One of the hardest tasks for many veterans after they’ve left the service is securing solid and long term employment. This is because, even with all of the skills and training they gained through their time in the service, civilian jobs are still scarce. When faced with the lack of employment opportunities, many service people do one of three things:
They re-up for another service contract
They enroll in college
They decide to start their own businesses
Let’s talk about that last one.
The easiest business to start, especially when funds are low and you are still transitioning from active duty life to civilian life, is a home-based business. Home based businesses are cheaper and easier to set up and, often, can be flexibly arranged around things like meeting with a transition specialist, getting your benefits set up, etc.
Of course, before you start your home based business, you need to find a home in which to house it. It’s true that many home-based entrepreneurs start their businesses in spare rooms, garages or even corners of their living rooms when space is limited. It is also true that, if you’re serious about starting your own company and you’re still in house hunting mode, looking for a home that will have a spare room or extra space in which you can base your business is a good idea.
This doesn’t mean that you should look for something that is bigger than you can afford! Far from it! You shouldn’t, though, count something out because a civilian mortgage lender tries to steer you clear of it. Civilian mortgage rates are incredibly high and the loans are difficult to get–especially if your business isn’t already profitable and your spouse isn’t as gainfully employed as the lender would like. There are, however, special mortgage rates afforded to veterans through their benefits package. Lowvarates.com has a good explanation of veterans mortgage rates if you’re not sure what they are.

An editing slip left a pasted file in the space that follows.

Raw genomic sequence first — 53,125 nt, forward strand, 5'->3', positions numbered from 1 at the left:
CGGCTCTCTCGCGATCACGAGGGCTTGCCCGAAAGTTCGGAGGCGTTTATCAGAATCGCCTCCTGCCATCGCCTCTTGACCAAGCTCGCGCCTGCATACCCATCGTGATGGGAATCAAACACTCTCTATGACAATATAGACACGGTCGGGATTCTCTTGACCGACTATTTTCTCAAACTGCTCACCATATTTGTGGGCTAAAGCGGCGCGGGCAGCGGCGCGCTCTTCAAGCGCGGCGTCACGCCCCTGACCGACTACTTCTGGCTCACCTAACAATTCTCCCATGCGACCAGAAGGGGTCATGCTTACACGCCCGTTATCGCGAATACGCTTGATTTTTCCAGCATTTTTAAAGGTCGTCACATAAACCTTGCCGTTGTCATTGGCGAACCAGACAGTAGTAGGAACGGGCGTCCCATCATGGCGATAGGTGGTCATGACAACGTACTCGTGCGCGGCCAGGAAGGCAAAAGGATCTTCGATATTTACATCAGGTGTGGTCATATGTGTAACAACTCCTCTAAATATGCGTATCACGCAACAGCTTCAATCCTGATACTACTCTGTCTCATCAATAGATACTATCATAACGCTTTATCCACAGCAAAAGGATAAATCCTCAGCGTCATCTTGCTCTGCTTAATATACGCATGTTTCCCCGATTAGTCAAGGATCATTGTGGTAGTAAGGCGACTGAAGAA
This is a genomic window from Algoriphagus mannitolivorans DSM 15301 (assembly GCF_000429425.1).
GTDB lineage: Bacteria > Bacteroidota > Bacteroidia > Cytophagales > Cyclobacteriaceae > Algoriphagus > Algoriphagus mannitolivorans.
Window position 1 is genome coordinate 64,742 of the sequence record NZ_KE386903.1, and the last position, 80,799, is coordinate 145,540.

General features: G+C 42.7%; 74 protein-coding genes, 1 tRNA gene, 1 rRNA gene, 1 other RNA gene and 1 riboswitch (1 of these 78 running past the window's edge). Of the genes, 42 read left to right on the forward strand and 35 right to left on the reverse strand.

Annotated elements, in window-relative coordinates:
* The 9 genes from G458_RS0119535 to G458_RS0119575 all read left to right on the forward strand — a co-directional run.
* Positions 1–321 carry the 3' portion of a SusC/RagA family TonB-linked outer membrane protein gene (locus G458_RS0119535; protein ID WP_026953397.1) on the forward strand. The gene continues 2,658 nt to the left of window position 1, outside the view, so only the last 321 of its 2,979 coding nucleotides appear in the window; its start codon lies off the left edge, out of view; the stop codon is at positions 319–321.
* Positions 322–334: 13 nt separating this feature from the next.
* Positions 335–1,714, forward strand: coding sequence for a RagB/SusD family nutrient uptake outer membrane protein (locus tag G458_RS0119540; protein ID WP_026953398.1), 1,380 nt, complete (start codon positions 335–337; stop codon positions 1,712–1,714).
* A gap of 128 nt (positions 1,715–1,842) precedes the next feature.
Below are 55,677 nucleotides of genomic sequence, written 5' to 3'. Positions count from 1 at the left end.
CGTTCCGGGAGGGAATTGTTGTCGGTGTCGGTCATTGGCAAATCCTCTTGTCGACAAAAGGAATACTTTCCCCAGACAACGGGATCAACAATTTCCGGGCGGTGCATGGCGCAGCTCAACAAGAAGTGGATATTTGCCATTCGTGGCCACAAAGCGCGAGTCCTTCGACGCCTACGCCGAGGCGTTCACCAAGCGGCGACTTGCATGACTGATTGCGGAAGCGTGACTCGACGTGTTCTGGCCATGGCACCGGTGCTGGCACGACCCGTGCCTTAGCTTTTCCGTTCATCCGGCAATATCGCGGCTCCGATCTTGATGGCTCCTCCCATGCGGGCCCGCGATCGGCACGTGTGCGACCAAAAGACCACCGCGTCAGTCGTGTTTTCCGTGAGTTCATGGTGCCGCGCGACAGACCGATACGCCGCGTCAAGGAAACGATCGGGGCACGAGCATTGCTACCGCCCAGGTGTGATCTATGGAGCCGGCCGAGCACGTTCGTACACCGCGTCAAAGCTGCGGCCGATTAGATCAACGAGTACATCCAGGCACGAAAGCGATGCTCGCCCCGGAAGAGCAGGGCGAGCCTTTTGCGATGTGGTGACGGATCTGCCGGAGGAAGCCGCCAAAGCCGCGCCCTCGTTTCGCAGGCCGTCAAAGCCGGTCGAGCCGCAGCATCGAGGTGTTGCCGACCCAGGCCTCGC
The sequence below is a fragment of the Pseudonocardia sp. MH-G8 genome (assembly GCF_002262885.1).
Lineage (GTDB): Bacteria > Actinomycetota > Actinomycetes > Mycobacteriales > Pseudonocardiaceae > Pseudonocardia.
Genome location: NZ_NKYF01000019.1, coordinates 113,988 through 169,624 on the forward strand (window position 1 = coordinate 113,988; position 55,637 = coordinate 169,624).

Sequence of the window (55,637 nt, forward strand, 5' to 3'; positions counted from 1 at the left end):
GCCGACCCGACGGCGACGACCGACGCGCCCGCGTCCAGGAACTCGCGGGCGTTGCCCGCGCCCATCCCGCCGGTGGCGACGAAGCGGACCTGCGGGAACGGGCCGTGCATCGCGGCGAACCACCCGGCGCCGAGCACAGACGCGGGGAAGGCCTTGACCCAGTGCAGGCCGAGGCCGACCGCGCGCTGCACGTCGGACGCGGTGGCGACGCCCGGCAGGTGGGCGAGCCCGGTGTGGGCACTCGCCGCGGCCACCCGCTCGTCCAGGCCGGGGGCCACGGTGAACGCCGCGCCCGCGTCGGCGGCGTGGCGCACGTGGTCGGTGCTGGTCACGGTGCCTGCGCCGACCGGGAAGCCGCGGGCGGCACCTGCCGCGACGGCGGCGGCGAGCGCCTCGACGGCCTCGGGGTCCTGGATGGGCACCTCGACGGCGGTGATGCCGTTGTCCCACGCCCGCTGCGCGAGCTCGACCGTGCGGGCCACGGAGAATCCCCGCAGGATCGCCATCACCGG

Of course, the amount of space you’ll need is going to depend upon the type of business that you decide to start.
This is where things can get dicey. There are a lot of scam artists out there who are just waiting to take advantage of people like you–people who want to go into business for themselves but aren’t sure where to start or what to do. They count upon your naivete to sell you “super easy” business tutorials that teach you to build companies that can be “profitable right away.” Here are a couple of tips for how to spot them:
They want to sell you a “course” for hundreds of dollars that will teach you how to set up a business from scratch and earn thousands within weeks.
They try to get you to buy into an opportunity whose profitability is dependent upon your recruiting others to sell as a part of your “down line.” (These are called MLM businesses and almost all of them are scams)
The best way to figure out what kind of business to start is to take an objective look at your existing skills and then ask yourself if you would want to put those skills to work every day. For instance, maybe while you were in the service you worked in the kitchen. Do you want to start your own catering company? Gigi Butler started her empire with just a few cupcake recipes. Maybe you love knitting…but do you really want to spend all of your time making things to sell on Etsy? Would you be able to recoup the cost of materials as well as well as something for your time?
What do you want to do? What do you know how to do? If you can combine those things, that’s the key to your business. Whatever you do, don’t count yourself out because finding a day job is more difficult than you had hoped. There are opportunities out there, you just have to make them!
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